AM Online

Recruitment: Looking east to fill the skills shortage

With the skills shortage in the automotive sector showing no signs of disappearing, employers are having to look further afield to find the staff they need.

In 2004 the EU expanded to include much of the Eastern Bloc, including Poland, and there are various recruitment companies out there offering to find employees in these countries.

Staff Finders is an agency specialising in this process and since 2004 has supplied more than 1,000 technicians, panel beaters, mechanics, painters and service and administration staff to UK bodyshops and the vehicle service industry.

It requires prospective employers to pay for the cost of running a national advert in Poland. Andy Abraham, managing director at Staff Finders, says: “It’s easy to find the workers, but it’s hard to bring them to the UK.”

Staff Finders looks after all the logistics and management of this including finding housing, arranging English classes if necessary, bank accounts and 24-hour telephone support for both employer and employee.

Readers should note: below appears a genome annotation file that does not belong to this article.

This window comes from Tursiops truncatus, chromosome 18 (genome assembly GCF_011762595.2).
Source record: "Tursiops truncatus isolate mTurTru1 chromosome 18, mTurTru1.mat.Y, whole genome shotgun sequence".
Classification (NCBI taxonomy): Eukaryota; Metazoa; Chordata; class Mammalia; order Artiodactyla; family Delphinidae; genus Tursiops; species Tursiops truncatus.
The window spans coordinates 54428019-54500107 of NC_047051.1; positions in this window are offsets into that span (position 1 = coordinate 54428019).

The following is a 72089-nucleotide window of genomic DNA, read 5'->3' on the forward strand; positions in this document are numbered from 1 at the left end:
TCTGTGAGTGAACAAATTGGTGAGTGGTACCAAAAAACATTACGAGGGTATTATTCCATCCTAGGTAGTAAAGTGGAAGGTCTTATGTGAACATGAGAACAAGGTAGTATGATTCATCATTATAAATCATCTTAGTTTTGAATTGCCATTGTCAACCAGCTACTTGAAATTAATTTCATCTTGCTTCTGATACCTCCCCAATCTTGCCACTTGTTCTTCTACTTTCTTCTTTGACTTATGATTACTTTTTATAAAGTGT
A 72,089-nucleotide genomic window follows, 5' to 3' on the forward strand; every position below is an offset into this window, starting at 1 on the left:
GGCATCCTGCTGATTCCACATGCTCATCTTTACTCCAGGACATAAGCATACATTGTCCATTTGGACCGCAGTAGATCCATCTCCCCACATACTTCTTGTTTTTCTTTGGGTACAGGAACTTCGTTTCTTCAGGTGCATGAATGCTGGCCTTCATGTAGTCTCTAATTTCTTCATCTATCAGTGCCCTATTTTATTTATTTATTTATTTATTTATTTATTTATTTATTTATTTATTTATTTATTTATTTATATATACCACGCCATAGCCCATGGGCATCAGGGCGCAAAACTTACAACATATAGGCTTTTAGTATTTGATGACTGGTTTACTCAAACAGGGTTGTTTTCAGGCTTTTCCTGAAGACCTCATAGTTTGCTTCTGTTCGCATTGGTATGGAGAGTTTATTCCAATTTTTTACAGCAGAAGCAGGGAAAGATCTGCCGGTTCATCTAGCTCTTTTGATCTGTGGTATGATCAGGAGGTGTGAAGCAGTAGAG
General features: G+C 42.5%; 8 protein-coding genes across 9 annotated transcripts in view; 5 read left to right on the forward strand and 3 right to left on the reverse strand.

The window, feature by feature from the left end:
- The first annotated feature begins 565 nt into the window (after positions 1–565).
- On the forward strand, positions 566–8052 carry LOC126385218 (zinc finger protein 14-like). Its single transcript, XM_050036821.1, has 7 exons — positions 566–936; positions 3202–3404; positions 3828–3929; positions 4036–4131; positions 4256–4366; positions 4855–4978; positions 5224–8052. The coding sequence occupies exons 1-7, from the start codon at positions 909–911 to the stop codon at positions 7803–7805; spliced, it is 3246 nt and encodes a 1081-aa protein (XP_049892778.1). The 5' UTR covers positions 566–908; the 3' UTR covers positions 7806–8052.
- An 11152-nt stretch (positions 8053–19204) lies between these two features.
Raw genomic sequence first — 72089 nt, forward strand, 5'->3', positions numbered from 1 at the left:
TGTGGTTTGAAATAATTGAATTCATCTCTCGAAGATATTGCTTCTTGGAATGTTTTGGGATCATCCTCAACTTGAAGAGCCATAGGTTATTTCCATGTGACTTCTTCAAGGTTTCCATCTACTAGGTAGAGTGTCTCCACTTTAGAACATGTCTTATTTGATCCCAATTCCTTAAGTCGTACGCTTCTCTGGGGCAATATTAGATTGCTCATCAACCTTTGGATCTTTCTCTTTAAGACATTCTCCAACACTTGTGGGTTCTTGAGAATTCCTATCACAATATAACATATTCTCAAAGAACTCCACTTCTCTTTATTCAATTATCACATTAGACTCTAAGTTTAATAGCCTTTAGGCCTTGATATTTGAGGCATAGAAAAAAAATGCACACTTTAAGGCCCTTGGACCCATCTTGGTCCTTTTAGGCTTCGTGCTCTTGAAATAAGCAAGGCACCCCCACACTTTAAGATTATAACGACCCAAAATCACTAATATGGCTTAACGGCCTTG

“Employers pay no front or end fee,” explains Abraham. “Basically we make a £1.75 margin, so the employer pays this for every hour the employee works. Also, we look after the wages, National Insurance and holiday pay.”

Before the workers are allowed to start their jobs, which run on a six-month trial basis initially, Staff Finders ensures they have had a personal profile analysis, criminal record checks and other tests to ensure their technical skills.

“In the end it all boils down to how good their work is. I would say that one out of every hundred people we place doesn’t work out,” says Abraham. “In those cases we find a replacement and try again.”

As the workers are all skilled in their fields, Abraham believes that language can be a big barrier initially but that for roles such as technicians this is less of an issue.

“They tend to just get on with the mending,” he says. “Often because of the cultural differences they work more fast and accurately than British technicians.”

If you are not a registered user your comment will go to AM for approval before publishing. To avoid this requirement please register or login.

Comment as guest

Login  /  Register


No comments have been made yet.